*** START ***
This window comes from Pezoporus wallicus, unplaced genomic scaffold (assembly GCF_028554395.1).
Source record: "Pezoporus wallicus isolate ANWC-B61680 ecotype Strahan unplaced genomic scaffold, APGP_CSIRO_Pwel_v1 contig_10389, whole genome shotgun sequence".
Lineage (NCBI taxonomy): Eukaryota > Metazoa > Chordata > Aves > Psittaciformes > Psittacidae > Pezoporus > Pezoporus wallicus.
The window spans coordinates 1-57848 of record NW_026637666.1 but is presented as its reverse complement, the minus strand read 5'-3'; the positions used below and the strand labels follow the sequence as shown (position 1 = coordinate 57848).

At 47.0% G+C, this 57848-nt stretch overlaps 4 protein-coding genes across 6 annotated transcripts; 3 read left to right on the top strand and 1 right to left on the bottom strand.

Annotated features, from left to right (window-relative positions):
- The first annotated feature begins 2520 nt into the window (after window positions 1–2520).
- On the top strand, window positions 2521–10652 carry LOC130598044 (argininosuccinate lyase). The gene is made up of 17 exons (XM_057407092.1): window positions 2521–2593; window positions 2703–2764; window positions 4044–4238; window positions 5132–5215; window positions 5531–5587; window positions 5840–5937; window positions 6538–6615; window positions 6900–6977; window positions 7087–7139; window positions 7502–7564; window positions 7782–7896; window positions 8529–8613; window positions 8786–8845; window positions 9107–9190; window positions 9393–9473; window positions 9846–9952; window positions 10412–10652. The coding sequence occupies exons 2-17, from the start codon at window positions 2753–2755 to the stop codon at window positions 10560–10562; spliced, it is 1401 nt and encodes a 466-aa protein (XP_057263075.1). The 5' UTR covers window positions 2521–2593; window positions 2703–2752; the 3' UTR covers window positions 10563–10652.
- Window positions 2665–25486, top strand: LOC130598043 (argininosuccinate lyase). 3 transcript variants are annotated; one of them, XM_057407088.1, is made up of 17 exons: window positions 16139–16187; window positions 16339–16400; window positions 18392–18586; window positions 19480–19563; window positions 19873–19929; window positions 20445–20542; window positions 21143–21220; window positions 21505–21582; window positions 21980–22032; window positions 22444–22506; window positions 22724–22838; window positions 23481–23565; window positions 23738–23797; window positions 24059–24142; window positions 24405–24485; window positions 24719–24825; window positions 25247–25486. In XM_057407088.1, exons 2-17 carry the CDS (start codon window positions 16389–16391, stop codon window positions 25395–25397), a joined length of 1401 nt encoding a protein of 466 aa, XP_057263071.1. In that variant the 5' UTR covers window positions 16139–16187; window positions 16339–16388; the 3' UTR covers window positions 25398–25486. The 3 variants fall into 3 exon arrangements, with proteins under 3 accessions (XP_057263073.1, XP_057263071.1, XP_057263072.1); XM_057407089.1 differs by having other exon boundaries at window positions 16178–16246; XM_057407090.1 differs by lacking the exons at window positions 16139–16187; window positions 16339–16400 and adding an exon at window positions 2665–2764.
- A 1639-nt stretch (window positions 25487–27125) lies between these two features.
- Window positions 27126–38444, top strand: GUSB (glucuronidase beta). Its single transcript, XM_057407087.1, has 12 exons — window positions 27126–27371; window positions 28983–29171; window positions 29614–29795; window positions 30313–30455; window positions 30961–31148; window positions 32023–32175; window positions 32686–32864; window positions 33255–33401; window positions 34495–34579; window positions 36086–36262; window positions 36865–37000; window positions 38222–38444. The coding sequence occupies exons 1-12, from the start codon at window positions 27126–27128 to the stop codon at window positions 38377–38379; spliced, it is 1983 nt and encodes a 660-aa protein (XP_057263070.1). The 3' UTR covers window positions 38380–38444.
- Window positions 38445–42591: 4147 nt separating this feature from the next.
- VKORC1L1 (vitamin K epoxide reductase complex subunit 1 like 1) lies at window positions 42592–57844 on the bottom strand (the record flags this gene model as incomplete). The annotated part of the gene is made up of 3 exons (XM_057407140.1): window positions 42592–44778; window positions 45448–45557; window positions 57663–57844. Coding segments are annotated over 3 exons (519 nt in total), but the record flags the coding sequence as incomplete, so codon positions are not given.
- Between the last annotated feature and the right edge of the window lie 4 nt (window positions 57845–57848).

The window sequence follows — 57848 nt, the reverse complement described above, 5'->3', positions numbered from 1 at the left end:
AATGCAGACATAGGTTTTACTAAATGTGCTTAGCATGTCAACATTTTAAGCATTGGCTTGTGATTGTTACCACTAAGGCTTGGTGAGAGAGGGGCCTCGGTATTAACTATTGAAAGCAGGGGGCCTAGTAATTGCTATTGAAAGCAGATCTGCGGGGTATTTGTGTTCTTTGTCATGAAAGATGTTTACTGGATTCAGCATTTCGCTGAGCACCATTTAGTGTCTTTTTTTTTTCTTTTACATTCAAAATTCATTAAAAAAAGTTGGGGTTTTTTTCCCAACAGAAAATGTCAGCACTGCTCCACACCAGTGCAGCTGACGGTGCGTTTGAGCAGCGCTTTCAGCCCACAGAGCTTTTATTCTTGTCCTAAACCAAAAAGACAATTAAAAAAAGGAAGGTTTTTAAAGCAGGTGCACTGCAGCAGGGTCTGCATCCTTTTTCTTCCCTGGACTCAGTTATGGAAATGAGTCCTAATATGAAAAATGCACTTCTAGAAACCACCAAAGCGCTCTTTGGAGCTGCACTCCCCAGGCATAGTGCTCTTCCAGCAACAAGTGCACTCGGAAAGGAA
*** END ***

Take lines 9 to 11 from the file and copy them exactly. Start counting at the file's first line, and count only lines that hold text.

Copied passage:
- Window positions 2665–25486, top strand: LOC130598043 (argininosuccinate lyase). 3 transcript variants are annotated; one of them, XM_057407088.1, is made up of 17 exons: window positions 16139–16187; window positions 16339–16400; window positions 18392–18586; window positions 19480–19563; window positions 19873–19929; window positions 20445–20542; window positions 21143–21220; window positions 21505–21582; window positions 21980–22032; window positions 22444–22506; window positions 22724–22838; window positions 23481–23565; window positions 23738–23797; window positions 24059–24142; window positions 24405–24485; window positions 24719–24825; window positions 25247–25486. In XM_057407088.1, exons 2-17 carry the CDS (start codon window positions 16389–16391, stop codon window positions 25395–25397), a joined length of 1401 nt encoding a protein of 466 aa, XP_057263071.1. In that variant the 5' UTR covers window positions 16139–16187; window positions 16339–16388; the 3' UTR covers window positions 25398–25486. The 3 variants fall into 3 exon arrangements, with proteins under 3 accessions (XP_057263073.1, XP_057263071.1, XP_057263072.1); XM_057407089.1 differs by having other exon boundaries at window positions 16178–16246; XM_057407090.1 differs by lacking the exons at window positions 16139–16187; window positions 16339–16400 and adding an exon at window positions 2665–2764.
- A 1639-nt stretch (window positions 25487–27125) lies between these two features.
- Window positions 27126–38444, top strand: GUSB (glucuronidase beta). Its single transcript, XM_057407087.1, has 12 exons — window positions 27126–27371; window positions 28983–29171; window positions 29614–29795; window positions 30313–30455; window positions 30961–31148; window positions 32023–32175; window positions 32686–32864; window positions 33255–33401; window positions 34495–34579; window positions 36086–36262; window positions 36865–37000; window positions 38222–38444. The coding sequence occupies exons 1-12, from the start codon at window positions 27126–27128 to the stop codon at window positions 38377–38379; spliced, it is 1983 nt and encodes a 660-aa protein (XP_057263070.1). The 3' UTR covers window positions 38380–38444.